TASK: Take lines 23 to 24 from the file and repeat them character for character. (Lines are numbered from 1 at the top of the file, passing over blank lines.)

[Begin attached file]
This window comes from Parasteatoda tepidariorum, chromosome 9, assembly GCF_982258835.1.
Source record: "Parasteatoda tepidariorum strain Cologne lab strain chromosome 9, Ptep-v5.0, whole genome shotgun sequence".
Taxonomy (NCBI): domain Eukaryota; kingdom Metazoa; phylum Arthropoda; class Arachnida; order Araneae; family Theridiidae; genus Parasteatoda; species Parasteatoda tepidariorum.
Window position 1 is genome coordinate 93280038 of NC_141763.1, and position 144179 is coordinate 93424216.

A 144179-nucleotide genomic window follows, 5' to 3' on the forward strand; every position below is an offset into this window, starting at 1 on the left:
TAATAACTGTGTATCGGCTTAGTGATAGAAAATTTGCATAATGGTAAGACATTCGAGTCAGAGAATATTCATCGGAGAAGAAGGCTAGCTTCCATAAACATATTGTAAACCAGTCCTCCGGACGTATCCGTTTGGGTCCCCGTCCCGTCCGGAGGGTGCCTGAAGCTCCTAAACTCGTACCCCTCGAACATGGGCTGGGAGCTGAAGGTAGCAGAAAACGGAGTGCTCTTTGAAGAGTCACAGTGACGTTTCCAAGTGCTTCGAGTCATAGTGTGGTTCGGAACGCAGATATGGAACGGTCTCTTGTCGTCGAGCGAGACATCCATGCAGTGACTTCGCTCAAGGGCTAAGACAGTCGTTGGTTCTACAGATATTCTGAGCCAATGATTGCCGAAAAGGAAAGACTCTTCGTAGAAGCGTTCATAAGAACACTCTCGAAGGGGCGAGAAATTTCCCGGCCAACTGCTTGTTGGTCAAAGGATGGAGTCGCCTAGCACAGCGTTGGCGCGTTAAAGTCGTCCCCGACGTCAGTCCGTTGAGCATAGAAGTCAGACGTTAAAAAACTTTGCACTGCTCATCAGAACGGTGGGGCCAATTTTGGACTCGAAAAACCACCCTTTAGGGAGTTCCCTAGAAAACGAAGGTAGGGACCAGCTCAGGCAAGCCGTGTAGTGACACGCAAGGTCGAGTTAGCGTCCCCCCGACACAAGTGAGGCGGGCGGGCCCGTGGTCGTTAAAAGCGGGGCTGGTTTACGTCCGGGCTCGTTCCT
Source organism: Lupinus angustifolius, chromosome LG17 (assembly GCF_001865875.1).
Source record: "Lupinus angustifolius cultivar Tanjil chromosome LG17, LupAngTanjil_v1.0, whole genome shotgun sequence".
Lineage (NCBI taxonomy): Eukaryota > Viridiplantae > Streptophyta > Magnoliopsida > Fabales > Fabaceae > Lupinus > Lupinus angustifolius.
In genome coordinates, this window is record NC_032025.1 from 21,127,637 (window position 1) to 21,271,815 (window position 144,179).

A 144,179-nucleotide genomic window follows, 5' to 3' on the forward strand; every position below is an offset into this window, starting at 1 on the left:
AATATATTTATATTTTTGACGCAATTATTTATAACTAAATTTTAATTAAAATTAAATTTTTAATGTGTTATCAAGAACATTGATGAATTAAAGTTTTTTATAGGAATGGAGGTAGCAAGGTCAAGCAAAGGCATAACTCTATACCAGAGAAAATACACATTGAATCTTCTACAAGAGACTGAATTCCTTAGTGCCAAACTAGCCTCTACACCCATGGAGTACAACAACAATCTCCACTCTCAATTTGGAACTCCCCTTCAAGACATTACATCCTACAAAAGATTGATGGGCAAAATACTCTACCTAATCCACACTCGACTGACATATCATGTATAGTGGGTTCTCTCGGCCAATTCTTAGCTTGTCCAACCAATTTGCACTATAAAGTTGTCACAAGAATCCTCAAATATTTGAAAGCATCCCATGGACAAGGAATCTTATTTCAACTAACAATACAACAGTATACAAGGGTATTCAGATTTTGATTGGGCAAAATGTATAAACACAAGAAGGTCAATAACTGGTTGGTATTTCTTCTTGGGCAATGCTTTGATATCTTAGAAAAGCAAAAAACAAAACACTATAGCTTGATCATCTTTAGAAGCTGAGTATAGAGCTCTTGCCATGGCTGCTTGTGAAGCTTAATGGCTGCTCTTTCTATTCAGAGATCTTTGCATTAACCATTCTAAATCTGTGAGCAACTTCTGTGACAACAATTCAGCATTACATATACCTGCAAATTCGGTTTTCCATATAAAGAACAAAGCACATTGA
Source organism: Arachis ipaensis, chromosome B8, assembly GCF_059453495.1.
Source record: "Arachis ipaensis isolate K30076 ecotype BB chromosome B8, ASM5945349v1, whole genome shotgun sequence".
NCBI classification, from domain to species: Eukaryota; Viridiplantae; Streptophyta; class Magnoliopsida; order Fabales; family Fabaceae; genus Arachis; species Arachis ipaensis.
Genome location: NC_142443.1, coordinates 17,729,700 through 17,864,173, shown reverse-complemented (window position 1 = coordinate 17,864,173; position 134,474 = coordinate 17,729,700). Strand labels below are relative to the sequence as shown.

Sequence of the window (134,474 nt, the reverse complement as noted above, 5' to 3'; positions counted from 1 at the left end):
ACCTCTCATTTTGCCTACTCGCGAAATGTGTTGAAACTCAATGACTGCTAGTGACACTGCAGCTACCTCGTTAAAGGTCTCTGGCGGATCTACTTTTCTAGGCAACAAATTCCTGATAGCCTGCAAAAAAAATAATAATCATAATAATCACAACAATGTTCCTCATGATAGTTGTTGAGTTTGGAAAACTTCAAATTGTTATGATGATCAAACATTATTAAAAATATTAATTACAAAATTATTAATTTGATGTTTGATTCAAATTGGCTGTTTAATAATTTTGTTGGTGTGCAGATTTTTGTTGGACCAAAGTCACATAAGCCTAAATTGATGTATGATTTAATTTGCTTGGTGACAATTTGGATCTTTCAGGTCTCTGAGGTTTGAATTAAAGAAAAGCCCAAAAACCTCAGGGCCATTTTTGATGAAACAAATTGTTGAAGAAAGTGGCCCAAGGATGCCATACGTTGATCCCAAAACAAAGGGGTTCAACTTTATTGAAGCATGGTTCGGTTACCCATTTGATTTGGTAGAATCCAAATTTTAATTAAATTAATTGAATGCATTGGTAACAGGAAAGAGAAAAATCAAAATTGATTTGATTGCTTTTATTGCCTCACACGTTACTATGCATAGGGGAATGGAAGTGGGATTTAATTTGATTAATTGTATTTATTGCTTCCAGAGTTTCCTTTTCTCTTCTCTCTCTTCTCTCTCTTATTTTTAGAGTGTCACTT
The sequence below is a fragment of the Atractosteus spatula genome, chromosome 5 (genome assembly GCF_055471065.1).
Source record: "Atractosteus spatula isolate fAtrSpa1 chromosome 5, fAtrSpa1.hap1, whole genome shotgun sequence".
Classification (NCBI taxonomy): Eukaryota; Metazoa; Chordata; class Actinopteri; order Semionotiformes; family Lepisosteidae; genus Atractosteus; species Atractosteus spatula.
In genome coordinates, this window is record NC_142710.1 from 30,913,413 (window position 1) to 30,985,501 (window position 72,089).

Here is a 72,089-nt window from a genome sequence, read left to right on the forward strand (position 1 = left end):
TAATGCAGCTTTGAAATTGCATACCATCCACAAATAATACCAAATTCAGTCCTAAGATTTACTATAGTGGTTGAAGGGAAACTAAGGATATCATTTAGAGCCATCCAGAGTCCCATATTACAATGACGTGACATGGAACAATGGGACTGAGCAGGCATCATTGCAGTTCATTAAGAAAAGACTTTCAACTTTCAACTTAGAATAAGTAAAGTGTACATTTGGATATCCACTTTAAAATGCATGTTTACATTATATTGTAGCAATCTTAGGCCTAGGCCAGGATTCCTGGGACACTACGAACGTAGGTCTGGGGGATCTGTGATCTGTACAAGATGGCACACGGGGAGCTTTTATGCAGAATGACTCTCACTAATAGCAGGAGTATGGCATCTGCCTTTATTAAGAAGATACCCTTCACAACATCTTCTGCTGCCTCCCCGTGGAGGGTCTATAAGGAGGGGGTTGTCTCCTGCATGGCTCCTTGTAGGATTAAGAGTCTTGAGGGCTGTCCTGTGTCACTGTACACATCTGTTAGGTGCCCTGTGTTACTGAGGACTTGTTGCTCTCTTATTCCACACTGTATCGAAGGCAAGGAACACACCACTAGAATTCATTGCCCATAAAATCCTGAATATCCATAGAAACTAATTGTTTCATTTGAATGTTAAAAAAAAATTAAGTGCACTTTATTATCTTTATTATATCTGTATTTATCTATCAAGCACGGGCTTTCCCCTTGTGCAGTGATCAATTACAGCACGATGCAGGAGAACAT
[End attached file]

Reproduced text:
Here is a 72,089-nt window from a genome sequence, read left to right on the forward strand (position 1 = left end):
TAATGCAGCTTTGAAATTGCATACCATCCACAAATAATACCAAATTCAGTCCTAAGATTTACTATAGTGGTTGAAGGGAAACTAAGGATATCATTTAGAGCCATCCAGAGTCCCATATTACAATGACGTGACATGGAACAATGGGACTGAGCAGGCATCATTGCAGTTCATTAAGAAAAGACTTTCAACTTTCAACTTAGAATAAGTAAAGTGTACATTTGGATATCCACTTTAAAATGCATGTTTACATTATATTGTAGCAATCTTAGGCCTAGGCCAGGATTCCTGGGACACTACGAACGTAGGTCTGGGGGATCTGTGATCTGTACAAGATGGCACACGGGGAGCTTTTATGCAGAATGACTCTCACTAATAGCAGGAGTATGGCATCTGCCTTTATTAAGAAGATACCCTTCACAACATCTTCTGCTGCCTCCCCGTGGAGGGTCTATAAGGAGGGGGTTGTCTCCTGCATGGCTCCTTGTAGGATTAAGAGTCTTGAGGGCTGTCCTGTGTCACTGTACACATCTGTTAGGTGCCCTGTGTTACTGAGGACTTGTTGCTCTCTTATTCCACACTGTATCGAAGGCAAGGAACACACCACTAGAATTCATTGCCCATAAAATCCTGAATATCCATAGAAACTAATTGTTTCATTTGAATGTTAAAAAAAAATTAAGTGCACTTTATTATCTTTATTATATCTGTATTTATCTATCAAGCACGGGCTTTCCCCTTGTGCAGTGATCAATTACAGCACGATGCAGGAGAACAT